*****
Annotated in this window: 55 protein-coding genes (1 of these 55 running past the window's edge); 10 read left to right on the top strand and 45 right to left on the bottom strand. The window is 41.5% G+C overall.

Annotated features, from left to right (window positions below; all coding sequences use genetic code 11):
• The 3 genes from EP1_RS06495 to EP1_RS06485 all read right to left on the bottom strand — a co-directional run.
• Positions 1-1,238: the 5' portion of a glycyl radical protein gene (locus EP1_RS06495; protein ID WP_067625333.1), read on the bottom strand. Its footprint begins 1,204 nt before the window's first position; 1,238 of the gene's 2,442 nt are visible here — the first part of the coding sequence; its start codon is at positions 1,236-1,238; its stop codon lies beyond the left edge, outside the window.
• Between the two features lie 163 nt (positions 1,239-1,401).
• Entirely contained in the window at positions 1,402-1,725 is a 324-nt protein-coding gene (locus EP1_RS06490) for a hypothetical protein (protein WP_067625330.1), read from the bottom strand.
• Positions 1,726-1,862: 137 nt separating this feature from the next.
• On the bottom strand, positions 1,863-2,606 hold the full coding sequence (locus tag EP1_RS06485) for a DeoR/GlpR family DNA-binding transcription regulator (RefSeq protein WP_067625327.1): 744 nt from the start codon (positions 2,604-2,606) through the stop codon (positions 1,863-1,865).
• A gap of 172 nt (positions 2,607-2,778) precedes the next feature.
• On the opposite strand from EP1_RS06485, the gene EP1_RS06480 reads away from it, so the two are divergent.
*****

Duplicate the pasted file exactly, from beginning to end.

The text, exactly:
Annotated in this window: 55 protein-coding genes (1 of these 55 running past the window's edge); 10 read left to right on the top strand and 45 right to left on the bottom strand. The window is 41.5% G+C overall.

Annotated features, from left to right (window positions below; all coding sequences use genetic code 11):
• The 3 genes from EP1_RS06495 to EP1_RS06485 all read right to left on the bottom strand — a co-directional run.
• Positions 1-1,238: the 5' portion of a glycyl radical protein gene (locus EP1_RS06495; protein ID WP_067625333.1), read on the bottom strand. Its footprint begins 1,204 nt before the window's first position; 1,238 of the gene's 2,442 nt are visible here — the first part of the coding sequence; its start codon is at positions 1,236-1,238; its stop codon lies beyond the left edge, outside the window.
• Between the two features lie 163 nt (positions 1,239-1,401).
• Entirely contained in the window at positions 1,402-1,725 is a 324-nt protein-coding gene (locus EP1_RS06490) for a hypothetical protein (protein WP_067625330.1), read from the bottom strand.
• Positions 1,726-1,862: 137 nt separating this feature from the next.
• On the bottom strand, positions 1,863-2,606 hold the full coding sequence (locus tag EP1_RS06485) for a DeoR/GlpR family DNA-binding transcription regulator (RefSeq protein WP_067625327.1): 744 nt from the start codon (positions 2,604-2,606) through the stop codon (positions 1,863-1,865).
• A gap of 172 nt (positions 2,607-2,778) precedes the next feature.
• On the opposite strand from EP1_RS06485, the gene EP1_RS06480 reads away from it, so the two are divergent.